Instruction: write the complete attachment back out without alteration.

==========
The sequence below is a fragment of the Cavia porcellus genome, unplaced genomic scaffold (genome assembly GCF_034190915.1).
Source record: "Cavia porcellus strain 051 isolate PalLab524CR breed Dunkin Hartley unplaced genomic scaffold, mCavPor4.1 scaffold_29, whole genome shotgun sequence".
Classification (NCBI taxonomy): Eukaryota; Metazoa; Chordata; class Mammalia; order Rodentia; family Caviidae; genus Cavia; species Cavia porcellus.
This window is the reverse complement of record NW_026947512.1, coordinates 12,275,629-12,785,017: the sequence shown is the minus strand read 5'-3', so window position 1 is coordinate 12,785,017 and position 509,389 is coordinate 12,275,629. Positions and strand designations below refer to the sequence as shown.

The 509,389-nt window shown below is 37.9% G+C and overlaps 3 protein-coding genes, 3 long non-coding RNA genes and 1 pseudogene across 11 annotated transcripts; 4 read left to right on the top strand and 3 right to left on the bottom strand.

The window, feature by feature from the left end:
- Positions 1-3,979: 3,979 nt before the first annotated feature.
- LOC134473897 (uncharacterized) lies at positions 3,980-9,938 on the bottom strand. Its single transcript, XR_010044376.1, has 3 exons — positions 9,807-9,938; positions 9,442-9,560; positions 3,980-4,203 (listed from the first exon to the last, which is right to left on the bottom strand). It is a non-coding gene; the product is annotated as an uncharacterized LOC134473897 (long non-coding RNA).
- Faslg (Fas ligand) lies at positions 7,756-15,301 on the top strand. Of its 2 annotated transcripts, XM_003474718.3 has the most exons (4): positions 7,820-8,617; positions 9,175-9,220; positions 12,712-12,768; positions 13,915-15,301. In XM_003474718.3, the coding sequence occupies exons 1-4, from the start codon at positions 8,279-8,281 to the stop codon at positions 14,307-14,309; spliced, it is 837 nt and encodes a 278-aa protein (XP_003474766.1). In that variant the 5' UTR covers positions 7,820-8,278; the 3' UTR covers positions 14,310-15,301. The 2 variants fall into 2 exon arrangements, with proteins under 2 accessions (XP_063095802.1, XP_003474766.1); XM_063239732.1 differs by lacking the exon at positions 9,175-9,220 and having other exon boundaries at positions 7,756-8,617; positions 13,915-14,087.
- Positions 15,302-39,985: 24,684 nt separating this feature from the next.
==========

The sequence below is a fragment of the Cavia porcellus genome, unplaced genomic scaffold (genome assembly GCF_034190915.1).
Source record: "Cavia porcellus strain 051 isolate PalLab524CR breed Dunkin Hartley unplaced genomic scaffold, mCavPor4.1 scaffold_29, whole genome shotgun sequence".
Classification (NCBI taxonomy): Eukaryota; Metazoa; Chordata; class Mammalia; order Rodentia; family Caviidae; genus Cavia; species Cavia porcellus.
This window is the reverse complement of record NW_026947512.1, coordinates 12,275,629-12,785,017: the sequence shown is the minus strand read 5'-3', so window position 1 is coordinate 12,785,017 and position 509,389 is coordinate 12,275,629. Positions and strand designations below refer to the sequence as shown.

The 509,389-nt window shown below is 37.9% G+C and overlaps 3 protein-coding genes, 3 long non-coding RNA genes and 1 pseudogene across 11 annotated transcripts; 4 read left to right on the top strand and 3 right to left on the bottom strand.

The window, feature by feature from the left end:
- Positions 1-3,979: 3,979 nt before the first annotated feature.
- LOC134473897 (uncharacterized) lies at positions 3,980-9,938 on the bottom strand. Its single transcript, XR_010044376.1, has 3 exons — positions 9,807-9,938; positions 9,442-9,560; positions 3,980-4,203 (listed from the first exon to the last, which is right to left on the bottom strand). It is a non-coding gene; the product is annotated as an uncharacterized LOC134473897 (long non-coding RNA).
- Faslg (Fas ligand) lies at positions 7,756-15,301 on the top strand. Of its 2 annotated transcripts, XM_003474718.3 has the most exons (4): positions 7,820-8,617; positions 9,175-9,220; positions 12,712-12,768; positions 13,915-15,301. In XM_003474718.3, the coding sequence occupies exons 1-4, from the start codon at positions 8,279-8,281 to the stop codon at positions 14,307-14,309; spliced, it is 837 nt and encodes a 278-aa protein (XP_003474766.1). In that variant the 5' UTR covers positions 7,820-8,278; the 3' UTR covers positions 14,310-15,301. The 2 variants fall into 2 exon arrangements, with proteins under 2 accessions (XP_063095802.1, XP_003474766.1); XM_063239732.1 differs by lacking the exon at positions 9,175-9,220 and having other exon boundaries at positions 7,756-8,617; positions 13,915-14,087.
- Positions 15,302-39,985: 24,684 nt separating this feature from the next.